Publications by authors named "Manushri Jain"

2 Publications

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The impact of treatment with bile acid sequestrants on quality of life in patients with bile acid diarrhoea.

BMC Gastroenterol 2022 Jul 2;22(1):325. Epub 2022 Jul 2.

The Royal Wolverhampton NHS Trust, Wolverhampton Road, Wolverhampton, WV10 0QP, UK.

Background: Bile acid diarrhoea (BAD) can be severely debilitating and negatively affect patients' quality of life (QoL). We carried out a multi-centre prospective study exploring QoL outcomes in patients with BAD after treatment with colesevelam.

Methods: Patients with or without a positive 23-seleno-25-homotaurocholic acid (SeHCAT) scan were recruited and categorised into four groups: SeHCAT negative control group (CG), idiopathic BAD, post-cholecystectomy (PC) and post-terminal ileal resection for Crohn's disease (CD). Patients with a positive SeHCAT were treated with colesevelam and dosing was titrated to symptomatic response. Patients were reviewed at 4- and 8-weekly intervals and QoL was evaluated by EQ-5D-3L, SF-36, IBDQ-32 at each visit (where relevant). Patients with a negative SeHCAT (CG cohort) completed one set of questionnaires before being discharged from the study.

Results: 47 patients (BAD = 24, PC = 12, CD = 11) completed paired QoL questionnaires before and after treatment and 30 CG patients completed a baseline questionnaire. There was a significant improvement in IBDQ-32 mean scores before and after treatment in CD patients [134.6 (95%CI 112.5-156.6) and 158.4 (136.1-180.6), respectively (p = 0.007). Following treatment, BAD patients had significantly improved mean SF-36 scores in the "Role limitation due to physical health" dimension (p = 0.02) and in the overall mental component summary (p = 0.03). Prior to starting treatment, BAD patients had the lowest scores in the 'activity' dimension of the EQ-5D-3L (p = 0.04), which improved significantly after treatment (p = 0.002). Overall, the BAD and CD cohort showed improved mean scores with treatment in all components of the SF-36 and EQ-5D-3L, while the PC cohort showed a general decline in mean scores after treatment. 55% of patients clinically responded to treatment of which 41.7%, 58.3% and 81.8% responded from the BAD, PC and CD groups respectively. Correlations between those deemed as responders with improvements on the SF-36 and EQ-5D dimensions were not statistically significant.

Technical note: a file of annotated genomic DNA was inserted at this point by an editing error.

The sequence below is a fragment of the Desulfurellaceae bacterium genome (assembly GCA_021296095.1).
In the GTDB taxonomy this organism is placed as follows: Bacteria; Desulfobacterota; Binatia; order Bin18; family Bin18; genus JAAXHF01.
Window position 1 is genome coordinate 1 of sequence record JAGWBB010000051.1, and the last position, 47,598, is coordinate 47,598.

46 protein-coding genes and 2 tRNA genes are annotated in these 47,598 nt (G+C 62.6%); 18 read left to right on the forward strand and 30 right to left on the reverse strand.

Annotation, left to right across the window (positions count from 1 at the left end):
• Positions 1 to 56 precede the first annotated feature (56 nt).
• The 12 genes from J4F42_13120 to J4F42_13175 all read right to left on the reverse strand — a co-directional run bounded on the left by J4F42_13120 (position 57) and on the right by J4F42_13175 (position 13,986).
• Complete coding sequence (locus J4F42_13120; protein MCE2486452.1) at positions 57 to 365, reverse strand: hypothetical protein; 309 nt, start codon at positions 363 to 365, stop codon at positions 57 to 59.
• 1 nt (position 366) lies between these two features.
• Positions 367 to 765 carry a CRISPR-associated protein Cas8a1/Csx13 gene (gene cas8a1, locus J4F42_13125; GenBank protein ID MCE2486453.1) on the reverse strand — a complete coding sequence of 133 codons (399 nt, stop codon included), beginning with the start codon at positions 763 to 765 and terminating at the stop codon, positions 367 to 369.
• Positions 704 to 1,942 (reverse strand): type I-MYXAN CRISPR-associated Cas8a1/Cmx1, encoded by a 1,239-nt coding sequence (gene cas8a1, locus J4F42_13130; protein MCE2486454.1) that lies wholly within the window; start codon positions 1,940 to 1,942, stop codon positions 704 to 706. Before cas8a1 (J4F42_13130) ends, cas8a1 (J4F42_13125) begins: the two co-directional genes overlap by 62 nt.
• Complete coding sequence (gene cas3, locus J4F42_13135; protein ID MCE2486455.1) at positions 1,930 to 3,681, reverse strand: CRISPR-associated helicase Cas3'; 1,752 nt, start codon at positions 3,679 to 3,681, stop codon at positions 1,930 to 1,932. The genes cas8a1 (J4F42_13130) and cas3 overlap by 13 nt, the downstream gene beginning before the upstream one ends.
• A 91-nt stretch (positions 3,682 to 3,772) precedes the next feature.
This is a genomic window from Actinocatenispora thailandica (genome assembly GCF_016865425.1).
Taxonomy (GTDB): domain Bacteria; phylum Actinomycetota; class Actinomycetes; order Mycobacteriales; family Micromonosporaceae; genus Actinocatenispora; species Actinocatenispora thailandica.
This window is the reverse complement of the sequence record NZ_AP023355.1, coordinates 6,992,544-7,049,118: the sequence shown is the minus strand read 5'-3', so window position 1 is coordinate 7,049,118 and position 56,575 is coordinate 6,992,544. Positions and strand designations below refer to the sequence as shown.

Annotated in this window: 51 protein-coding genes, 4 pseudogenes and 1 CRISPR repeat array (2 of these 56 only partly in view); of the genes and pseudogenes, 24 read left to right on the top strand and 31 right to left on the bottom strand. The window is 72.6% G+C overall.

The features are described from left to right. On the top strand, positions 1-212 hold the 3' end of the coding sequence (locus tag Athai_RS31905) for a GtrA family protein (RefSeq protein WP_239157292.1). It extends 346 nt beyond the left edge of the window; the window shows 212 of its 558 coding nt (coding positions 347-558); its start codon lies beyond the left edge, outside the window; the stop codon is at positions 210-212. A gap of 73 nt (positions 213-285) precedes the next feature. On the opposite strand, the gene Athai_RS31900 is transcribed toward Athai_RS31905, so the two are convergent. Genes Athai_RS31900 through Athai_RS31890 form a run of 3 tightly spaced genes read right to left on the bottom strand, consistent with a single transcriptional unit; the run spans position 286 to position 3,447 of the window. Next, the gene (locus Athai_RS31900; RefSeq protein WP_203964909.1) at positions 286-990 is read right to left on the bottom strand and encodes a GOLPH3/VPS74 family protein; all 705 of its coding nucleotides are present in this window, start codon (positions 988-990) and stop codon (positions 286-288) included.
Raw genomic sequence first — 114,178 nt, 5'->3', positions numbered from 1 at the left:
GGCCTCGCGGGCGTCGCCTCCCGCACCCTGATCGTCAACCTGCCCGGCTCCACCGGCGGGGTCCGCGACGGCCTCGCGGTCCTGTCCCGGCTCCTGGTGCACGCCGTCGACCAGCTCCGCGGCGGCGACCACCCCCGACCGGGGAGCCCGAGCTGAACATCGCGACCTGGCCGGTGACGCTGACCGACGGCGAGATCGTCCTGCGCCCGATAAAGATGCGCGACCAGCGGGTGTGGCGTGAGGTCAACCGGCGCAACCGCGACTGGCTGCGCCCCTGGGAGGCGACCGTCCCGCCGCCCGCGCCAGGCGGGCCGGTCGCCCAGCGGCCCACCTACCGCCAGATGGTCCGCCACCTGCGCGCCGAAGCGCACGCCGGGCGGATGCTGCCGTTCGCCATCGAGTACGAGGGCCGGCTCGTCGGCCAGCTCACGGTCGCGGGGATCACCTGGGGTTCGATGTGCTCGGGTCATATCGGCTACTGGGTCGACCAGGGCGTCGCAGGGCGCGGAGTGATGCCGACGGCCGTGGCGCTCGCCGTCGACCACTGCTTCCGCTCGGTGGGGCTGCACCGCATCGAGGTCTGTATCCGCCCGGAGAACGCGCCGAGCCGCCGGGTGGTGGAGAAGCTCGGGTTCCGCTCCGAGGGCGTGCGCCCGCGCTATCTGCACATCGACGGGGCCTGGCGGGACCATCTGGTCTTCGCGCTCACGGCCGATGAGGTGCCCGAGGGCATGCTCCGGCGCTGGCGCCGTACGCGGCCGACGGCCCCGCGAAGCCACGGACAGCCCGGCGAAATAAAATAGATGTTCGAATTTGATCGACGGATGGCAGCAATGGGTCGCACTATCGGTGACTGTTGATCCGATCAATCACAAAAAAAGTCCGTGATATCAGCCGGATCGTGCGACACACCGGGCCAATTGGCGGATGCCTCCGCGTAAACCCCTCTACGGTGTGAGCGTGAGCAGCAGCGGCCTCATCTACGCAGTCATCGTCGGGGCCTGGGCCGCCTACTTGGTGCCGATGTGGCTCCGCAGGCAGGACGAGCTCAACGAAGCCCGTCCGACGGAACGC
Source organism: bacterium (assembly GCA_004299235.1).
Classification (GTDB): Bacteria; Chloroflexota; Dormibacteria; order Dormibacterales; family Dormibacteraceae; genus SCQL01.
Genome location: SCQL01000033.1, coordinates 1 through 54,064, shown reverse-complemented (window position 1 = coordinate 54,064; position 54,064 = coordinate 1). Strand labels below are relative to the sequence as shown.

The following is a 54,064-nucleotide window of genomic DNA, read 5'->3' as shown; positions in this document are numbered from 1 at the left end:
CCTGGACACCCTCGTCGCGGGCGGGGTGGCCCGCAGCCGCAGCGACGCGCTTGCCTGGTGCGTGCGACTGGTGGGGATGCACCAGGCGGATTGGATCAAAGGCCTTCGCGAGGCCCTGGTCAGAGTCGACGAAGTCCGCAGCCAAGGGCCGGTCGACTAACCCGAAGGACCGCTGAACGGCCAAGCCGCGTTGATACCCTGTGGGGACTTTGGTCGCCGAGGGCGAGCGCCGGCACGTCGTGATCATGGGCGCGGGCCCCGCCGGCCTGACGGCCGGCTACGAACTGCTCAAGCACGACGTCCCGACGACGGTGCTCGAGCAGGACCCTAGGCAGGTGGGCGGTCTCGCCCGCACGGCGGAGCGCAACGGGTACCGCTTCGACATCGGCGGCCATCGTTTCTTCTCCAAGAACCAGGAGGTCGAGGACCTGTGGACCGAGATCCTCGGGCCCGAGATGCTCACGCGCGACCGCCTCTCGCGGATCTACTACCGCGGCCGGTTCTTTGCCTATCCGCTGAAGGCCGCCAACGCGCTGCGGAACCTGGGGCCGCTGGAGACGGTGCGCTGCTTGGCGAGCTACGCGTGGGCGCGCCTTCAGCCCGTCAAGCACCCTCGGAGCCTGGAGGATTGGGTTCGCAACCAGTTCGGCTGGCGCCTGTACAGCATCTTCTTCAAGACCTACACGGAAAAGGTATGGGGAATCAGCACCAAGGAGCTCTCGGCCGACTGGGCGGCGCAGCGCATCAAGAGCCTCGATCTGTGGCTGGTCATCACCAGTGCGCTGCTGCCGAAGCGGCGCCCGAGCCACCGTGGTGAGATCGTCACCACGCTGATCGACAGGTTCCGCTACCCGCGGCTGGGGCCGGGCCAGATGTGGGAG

Conclusion: Our results demonstrate improved QoL in the BAD and CD cohort with treatment. Further larger studies are recommended specifically investigating the PC cohort and whether patients may improve with newer treatments such as FXR agonists. Trial registration Ethical approval REC Ref: 16/LO/1325.
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http://dx.doi.org/10.1186/s12876-022-02404-9DOI Listing
http://www.ncbi.nlm.nih.gov/pmc/articles/PMC9250209PMC
July 2022

A single faecal bile acid stool test demonstrates potential efficacy in replacing SeHCAT testing for bile acid diarrhoea in selected patients.

Sci Rep 2022 05 18;12(1):8313. Epub 2022 May 18.

Clinical Chemistry, Black Country Pathology Services, The Royal Wolverhampton NHS Trust, Wolverhampton, UK.

This study examines the validity of measuring faecal bile acids (FBA) in a single stool sample as a diagnostic tool for bile acid diarrhoea (BAD) by direct comparison to the selenium-homotaurocholic acid (SeHCAT) scan. A prospective observational study was undertaken. Patients with chronic diarrhoea (> 6 weeks) being investigated for potential BAD with SeHCAT scan provided stool samples for measurement of FBA, using an enzyme-linked immunosorbent assay. Patients were characterised into four groups: SeHCAT negative control group, post-cholecystectomy, idiopathic BAD and post-operative terminal ileal resected Crohn's disease. Stool samples were collected at baseline and 8-weeks post treatment to determine whether FBA measurement could be used to monitor therapeutic response. 113 patients had a stool sample to directly compare with their SeHCAT result. FBA concentrations (μmol/g) and interquartile ranges in patients in the control group (2.8; 1.6-4.2), BAD (3.6; 1.9-7.2) and post-cholecystectomy cohort 3.8 (2.3-6.8) were similar, but all were significantly lower (p < 0.001) compared to the Crohn's disease cohort (11.8; 10.1-16.2). FBA concentrations in patients with SeHCAT retention of < 15% (4.95; 2.6-10.5) and < 5% (9.9; 4.8-15.4) were significantly higher than those with a SeHCAT retention > 15% (2.6; 1.6-4.2); (p < 0.001 and p < 0.0001, respectively). The sensitivity and specificity using FBA cut-off of 1.6 μmol/g (using ≤ 15% SeHCAT retention as diagnostic of BAD) were 90% and 25% respectively. A single random stool sample may have potential use in diagnosing severe BAD or BAD in Crohn's patients. Larger studies are now needed to confirm the potential efficacy of this test to accurately diagnose BAD in the absence of SeHCAT testing.
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http://dx.doi.org/10.1038/s41598-022-12003-zDOI Listing
http://www.ncbi.nlm.nih.gov/pmc/articles/PMC9117305PMC
May 2022
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